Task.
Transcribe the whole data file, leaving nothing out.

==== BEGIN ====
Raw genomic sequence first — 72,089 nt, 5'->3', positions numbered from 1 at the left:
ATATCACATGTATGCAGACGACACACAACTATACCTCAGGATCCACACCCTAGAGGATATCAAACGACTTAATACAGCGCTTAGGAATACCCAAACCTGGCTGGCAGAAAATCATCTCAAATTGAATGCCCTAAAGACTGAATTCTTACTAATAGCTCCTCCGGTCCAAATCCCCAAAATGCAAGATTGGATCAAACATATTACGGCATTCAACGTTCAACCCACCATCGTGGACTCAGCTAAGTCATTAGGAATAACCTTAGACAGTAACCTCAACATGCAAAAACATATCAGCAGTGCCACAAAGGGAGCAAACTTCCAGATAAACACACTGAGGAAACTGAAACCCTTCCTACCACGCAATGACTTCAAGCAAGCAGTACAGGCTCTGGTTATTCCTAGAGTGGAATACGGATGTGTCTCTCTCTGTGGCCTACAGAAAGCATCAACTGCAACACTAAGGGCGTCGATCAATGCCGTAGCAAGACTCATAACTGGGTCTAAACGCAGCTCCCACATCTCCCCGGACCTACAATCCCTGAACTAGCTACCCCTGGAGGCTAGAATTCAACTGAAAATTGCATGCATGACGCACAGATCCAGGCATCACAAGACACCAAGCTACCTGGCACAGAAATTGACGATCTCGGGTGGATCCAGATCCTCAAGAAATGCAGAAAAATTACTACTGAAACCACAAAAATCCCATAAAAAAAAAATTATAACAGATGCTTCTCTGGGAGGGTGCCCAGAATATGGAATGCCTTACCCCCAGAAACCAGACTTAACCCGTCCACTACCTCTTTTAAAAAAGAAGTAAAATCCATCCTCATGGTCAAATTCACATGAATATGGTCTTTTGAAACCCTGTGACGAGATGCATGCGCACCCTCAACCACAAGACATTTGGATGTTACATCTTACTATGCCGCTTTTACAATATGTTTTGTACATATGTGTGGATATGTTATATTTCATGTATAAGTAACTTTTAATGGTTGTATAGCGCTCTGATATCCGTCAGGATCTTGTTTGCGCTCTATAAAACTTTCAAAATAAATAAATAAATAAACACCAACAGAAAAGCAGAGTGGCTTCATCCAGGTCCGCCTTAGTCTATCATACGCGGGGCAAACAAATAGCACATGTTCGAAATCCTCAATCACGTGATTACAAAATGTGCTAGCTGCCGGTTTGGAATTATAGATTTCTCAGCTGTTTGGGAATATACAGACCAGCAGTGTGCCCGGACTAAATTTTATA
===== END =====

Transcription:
Raw genomic sequence first — 72,089 nt, 5'->3', positions numbered from 1 at the left:
ATATCACATGTATGCAGACGACACACAACTATACCTCAGGATCCACACCCTAGAGGATATCAAACGACTTAATACAGCGCTTAGGAATACCCAAACCTGGCTGGCAGAAAATCATCTCAAATTGAATGCCCTAAAGACTGAATTCTTACTAATAGCTCCTCCGGTCCAAATCCCCAAAATGCAAGATTGGATCAAACATATTACGGCATTCAACGTTCAACCCACCATCGTGGACTCAGCTAAGTCATTAGGAATAACCTTAGACAGTAACCTCAACATGCAAAAACATATCAGCAGTGCCACAAAGGGAGCAAACTTCCAGATAAACACACTGAGGAAACTGAAACCCTTCCTACCACGCAATGACTTCAAGCAAGCAGTACAGGCTCTGGTTATTCCTAGAGTGGAATACGGATGTGTCTCTCTCTGTGGCCTACAGAAAGCATCAACTGCAACACTAAGGGCGTCGATCAATGCCGTAGCAAGACTCATAACTGGGTCTAAACGCAGCTCCCACATCTCCCCGGACCTACAATCCCTGAACTAGCTACCCCTGGAGGCTAGAATTCAACTGAAAATTGCATGCATGACGCACAGATCCAGGCATCACAAGACACCAAGCTACCTGGCACAGAAATTGACGATCTCGGGTGGATCCAGATCCTCAAGAAATGCAGAAAAATTACTACTGAAACCACAAAAATCCCATAAAAAAAAAATTATAACAGATGCTTCTCTGGGAGGGTGCCCAGAATATGGAATGCCTTACCCCCAGAAACCAGACTTAACCCGTCCACTACCTCTTTTAAAAAAGAAGTAAAATCCATCCTCATGGTCAAATTCACATGAATATGGTCTTTTGAAACCCTGTGACGAGATGCATGCGCACCCTCAACCACAAGACATTTGGATGTTACATCTTACTATGCCGCTTTTACAATATGTTTTGTACATATGTGTGGATATGTTATATTTCATGTATAAGTAACTTTTAATGGTTGTATAGCGCTCTGATATCCGTCAGGATCTTGTTTGCGCTCTATAAAACTTTCAAAATAAATAAATAAATAAACACCAACAGAAAAGCAGAGTGGCTTCATCCAGGTCCGCCTTAGTCTATCATACGCGGGGCAAACAAATAGCACATGTTCGAAATCCTCAATCACGTGATTACAAAATGTGCTAGCTGCCGGTTTGGAATTATAGATTTCTCAGCTGTTTGGGAATATACAGACCAGCAGTGTGCCCGGACTAAATTTTATA